NEW CANAAN — Uncertainty is in the air: In Hartford, over the state budget, in New Canaan over where this budget could hit schools and with parents as the town faces a nearly $4.2 million bill for teacher pensions, as well as cuts to state and special education grants.

“We have to make hard decisions based on the budget we have,” Superintendent Bryan Luizzi told parents and residents at a “Brown Bag Lunch” discussion held at New Canaan Library April 20. “Our goal is to keep reductions as far away from the student experience as we can.”

However, with the state budget still uncertain, the district could only speculate as to where the schools’ $87.6 million budget could be hit. Luizzi said as of now, the district is not planning anything and would be able to get through the next year on savings, if the proposed budget passed.

As of April 25, key committee leaders spoke out against Gov. Dannel P. Malloy’s plan and proposed a new plan that would keep the state funding the same for the next two years.

“I’m concerned about the budget and where they’re making cuts,” said Maria Magliacano, a mother of two students in New Canaan public schools. “I still have questions. Superintendent Luizzi was great and it was nice to hear that he’ll make cuts that won’t affect students.”

Under the current proposed budget, New Canaan is facing a $339,000 loss in educational cost sharing, $116,000 loss in special education grants and a $800,000 loss in special education excess cost reimbursement where the state pays back 70 percent of the cost for any special education student who requires more than 4.5 times the average student budget. Iin New Canaan, this comes out to compensation for students who require more than $100,000 for their yearly education.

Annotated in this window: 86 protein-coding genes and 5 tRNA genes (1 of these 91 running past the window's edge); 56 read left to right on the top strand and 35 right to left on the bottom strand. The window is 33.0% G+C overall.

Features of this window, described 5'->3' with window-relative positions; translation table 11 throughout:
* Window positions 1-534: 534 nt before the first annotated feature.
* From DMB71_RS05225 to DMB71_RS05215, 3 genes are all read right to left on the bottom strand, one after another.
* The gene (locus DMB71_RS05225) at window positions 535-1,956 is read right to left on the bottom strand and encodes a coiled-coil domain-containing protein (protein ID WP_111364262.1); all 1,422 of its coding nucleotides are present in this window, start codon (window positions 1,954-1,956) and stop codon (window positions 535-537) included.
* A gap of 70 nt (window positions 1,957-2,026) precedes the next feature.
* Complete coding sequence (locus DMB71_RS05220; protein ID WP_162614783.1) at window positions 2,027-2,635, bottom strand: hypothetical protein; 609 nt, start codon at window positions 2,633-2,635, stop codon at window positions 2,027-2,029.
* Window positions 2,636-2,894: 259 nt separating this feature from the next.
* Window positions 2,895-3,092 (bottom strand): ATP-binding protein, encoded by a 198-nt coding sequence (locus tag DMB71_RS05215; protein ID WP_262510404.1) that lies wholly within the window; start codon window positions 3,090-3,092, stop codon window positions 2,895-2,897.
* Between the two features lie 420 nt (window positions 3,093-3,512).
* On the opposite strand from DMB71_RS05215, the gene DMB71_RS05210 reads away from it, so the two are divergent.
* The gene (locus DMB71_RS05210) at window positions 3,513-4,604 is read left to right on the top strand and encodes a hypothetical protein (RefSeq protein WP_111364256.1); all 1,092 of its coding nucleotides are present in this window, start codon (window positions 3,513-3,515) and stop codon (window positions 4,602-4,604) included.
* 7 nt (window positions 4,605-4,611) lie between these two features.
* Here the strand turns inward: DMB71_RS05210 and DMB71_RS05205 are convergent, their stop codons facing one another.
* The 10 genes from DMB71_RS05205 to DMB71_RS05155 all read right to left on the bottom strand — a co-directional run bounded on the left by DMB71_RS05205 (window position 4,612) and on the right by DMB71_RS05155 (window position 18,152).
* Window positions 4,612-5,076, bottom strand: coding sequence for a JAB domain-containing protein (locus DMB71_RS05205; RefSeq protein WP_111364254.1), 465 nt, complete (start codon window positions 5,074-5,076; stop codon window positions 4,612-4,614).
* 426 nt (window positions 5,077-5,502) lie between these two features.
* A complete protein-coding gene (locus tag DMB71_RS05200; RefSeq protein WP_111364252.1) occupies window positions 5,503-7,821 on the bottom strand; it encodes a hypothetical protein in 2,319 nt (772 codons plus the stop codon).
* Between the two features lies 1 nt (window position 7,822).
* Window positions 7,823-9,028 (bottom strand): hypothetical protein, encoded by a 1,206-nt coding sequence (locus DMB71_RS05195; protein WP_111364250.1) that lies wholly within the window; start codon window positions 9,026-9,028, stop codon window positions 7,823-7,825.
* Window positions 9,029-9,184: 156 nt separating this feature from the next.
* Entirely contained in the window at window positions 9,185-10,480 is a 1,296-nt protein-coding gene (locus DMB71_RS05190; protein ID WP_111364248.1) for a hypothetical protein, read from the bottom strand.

In addition, the district would have to pay $4.2 million in teacher pensions. Luizzi said higher pensions are the result of higher salaries which the state is trying to shift the burden to over to the district.

“Our salaries attract talent, bring in different people and considers cost of living,” Luizzi said. “The cost of living in New Canaan can’t be compared to the cost of living in Canaan, Connecticut.”

Luizzi also said he’s been working with the town council to determine that in the unlikely event the budget passes as is, the town has enough excess funds set aside to get through the 2017-2018 school year without adjustment. However, cuts would have to be made in coming years should the schools lose their state funding and have to start paying teacher’s pensions.

The town council approved the school’s budget with a 3.66 percent increase over the previous fiscal year at the end of March.

“Nothing will be decided until June,” said school board chair Dionna Carlson. “It’s a ways away. I encourage people to reach to their legislation. It’s going to hurt most towns in the state.”

In wake of the cuts, Luizzi said the district is going to focus on their goal of sustaining excellence while also improving results. New Canaan has consistently ranked among the top districts in the country by the likes of Forbes Magazine and Niche.com, something Luizzi hopes to keep by adhering to goals set by the school board.

“That’s one way we protect the district from external forces,” he said. “They’re there every day and they’ll pull them off track if we let them.”

ekayata@hearstmediact.com; @erin_kayata